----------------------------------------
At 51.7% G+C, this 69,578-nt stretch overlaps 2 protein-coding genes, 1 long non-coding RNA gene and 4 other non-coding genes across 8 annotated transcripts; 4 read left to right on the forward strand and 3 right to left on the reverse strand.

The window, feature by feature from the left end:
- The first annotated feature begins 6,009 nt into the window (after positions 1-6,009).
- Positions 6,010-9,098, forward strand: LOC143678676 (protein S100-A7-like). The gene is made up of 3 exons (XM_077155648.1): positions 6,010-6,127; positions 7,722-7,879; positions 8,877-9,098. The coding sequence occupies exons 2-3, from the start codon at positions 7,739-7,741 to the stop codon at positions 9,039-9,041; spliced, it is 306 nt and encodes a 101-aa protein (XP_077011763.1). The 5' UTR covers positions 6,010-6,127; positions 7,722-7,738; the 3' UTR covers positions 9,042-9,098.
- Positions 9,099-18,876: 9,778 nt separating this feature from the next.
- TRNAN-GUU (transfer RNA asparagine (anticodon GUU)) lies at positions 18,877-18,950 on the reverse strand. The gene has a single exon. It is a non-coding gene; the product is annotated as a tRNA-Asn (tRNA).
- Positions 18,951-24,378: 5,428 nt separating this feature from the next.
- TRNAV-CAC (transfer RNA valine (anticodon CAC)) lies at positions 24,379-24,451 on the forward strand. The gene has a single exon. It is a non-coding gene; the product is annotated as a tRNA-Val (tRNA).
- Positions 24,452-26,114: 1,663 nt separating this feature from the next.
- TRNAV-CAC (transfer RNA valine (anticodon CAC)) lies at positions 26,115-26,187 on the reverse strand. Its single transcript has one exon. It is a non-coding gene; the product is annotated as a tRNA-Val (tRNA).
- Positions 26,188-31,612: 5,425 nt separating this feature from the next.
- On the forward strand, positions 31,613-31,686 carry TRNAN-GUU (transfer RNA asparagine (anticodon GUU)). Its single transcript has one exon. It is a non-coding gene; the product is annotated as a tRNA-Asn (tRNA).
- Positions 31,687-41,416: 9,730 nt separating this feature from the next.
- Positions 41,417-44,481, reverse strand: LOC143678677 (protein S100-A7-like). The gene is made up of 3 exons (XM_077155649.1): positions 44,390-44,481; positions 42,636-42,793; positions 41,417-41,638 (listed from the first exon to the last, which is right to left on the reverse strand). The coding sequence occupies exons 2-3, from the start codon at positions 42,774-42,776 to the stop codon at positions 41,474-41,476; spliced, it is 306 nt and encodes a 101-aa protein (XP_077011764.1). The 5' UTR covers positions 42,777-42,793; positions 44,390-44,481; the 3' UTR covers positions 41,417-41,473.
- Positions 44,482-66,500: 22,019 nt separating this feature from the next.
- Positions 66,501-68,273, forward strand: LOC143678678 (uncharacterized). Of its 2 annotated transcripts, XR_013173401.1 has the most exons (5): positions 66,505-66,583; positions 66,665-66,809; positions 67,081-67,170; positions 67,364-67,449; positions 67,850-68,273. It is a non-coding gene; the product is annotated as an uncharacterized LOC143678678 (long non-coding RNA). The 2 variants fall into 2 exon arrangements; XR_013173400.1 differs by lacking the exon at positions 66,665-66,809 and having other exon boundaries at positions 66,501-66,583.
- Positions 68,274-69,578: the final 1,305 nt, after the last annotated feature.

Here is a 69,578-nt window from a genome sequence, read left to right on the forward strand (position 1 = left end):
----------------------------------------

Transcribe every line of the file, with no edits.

At 51.7% G+C, this 69,578-nt stretch overlaps 2 protein-coding genes, 1 long non-coding RNA gene and 4 other non-coding genes across 8 annotated transcripts; 4 read left to right on the forward strand and 3 right to left on the reverse strand.

The window, feature by feature from the left end:
- The first annotated feature begins 6,009 nt into the window (after positions 1-6,009).
- Positions 6,010-9,098, forward strand: LOC143678676 (protein S100-A7-like). The gene is made up of 3 exons (XM_077155648.1): positions 6,010-6,127; positions 7,722-7,879; positions 8,877-9,098. The coding sequence occupies exons 2-3, from the start codon at positions 7,739-7,741 to the stop codon at positions 9,039-9,041; spliced, it is 306 nt and encodes a 101-aa protein (XP_077011763.1). The 5' UTR covers positions 6,010-6,127; positions 7,722-7,738; the 3' UTR covers positions 9,042-9,098.
- Positions 9,099-18,876: 9,778 nt separating this feature from the next.
- TRNAN-GUU (transfer RNA asparagine (anticodon GUU)) lies at positions 18,877-18,950 on the reverse strand. The gene has a single exon. It is a non-coding gene; the product is annotated as a tRNA-Asn (tRNA).
- Positions 18,951-24,378: 5,428 nt separating this feature from the next.
- TRNAV-CAC (transfer RNA valine (anticodon CAC)) lies at positions 24,379-24,451 on the forward strand. The gene has a single exon. It is a non-coding gene; the product is annotated as a tRNA-Val (tRNA).
- Positions 24,452-26,114: 1,663 nt separating this feature from the next.
- TRNAV-CAC (transfer RNA valine (anticodon CAC)) lies at positions 26,115-26,187 on the reverse strand. Its single transcript has one exon. It is a non-coding gene; the product is annotated as a tRNA-Val (tRNA).
- Positions 26,188-31,612: 5,425 nt separating this feature from the next.
- On the forward strand, positions 31,613-31,686 carry TRNAN-GUU (transfer RNA asparagine (anticodon GUU)). Its single transcript has one exon. It is a non-coding gene; the product is annotated as a tRNA-Asn (tRNA).
- Positions 31,687-41,416: 9,730 nt separating this feature from the next.
- Positions 41,417-44,481, reverse strand: LOC143678677 (protein S100-A7-like). The gene is made up of 3 exons (XM_077155649.1): positions 44,390-44,481; positions 42,636-42,793; positions 41,417-41,638 (listed from the first exon to the last, which is right to left on the reverse strand). The coding sequence occupies exons 2-3, from the start codon at positions 42,774-42,776 to the stop codon at positions 41,474-41,476; spliced, it is 306 nt and encodes a 101-aa protein (XP_077011764.1). The 5' UTR covers positions 42,777-42,793; positions 44,390-44,481; the 3' UTR covers positions 41,417-41,473.
- Positions 44,482-66,500: 22,019 nt separating this feature from the next.
- Positions 66,501-68,273, forward strand: LOC143678678 (uncharacterized). Of its 2 annotated transcripts, XR_013173401.1 has the most exons (5): positions 66,505-66,583; positions 66,665-66,809; positions 67,081-67,170; positions 67,364-67,449; positions 67,850-68,273. It is a non-coding gene; the product is annotated as an uncharacterized LOC143678678 (long non-coding RNA). The 2 variants fall into 2 exon arrangements; XR_013173400.1 differs by lacking the exon at positions 66,665-66,809 and having other exon boundaries at positions 66,501-66,583.
- Positions 68,274-69,578: the final 1,305 nt, after the last annotated feature.

Here is a 69,578-nt window from a genome sequence, read left to right on the forward strand (position 1 = left end):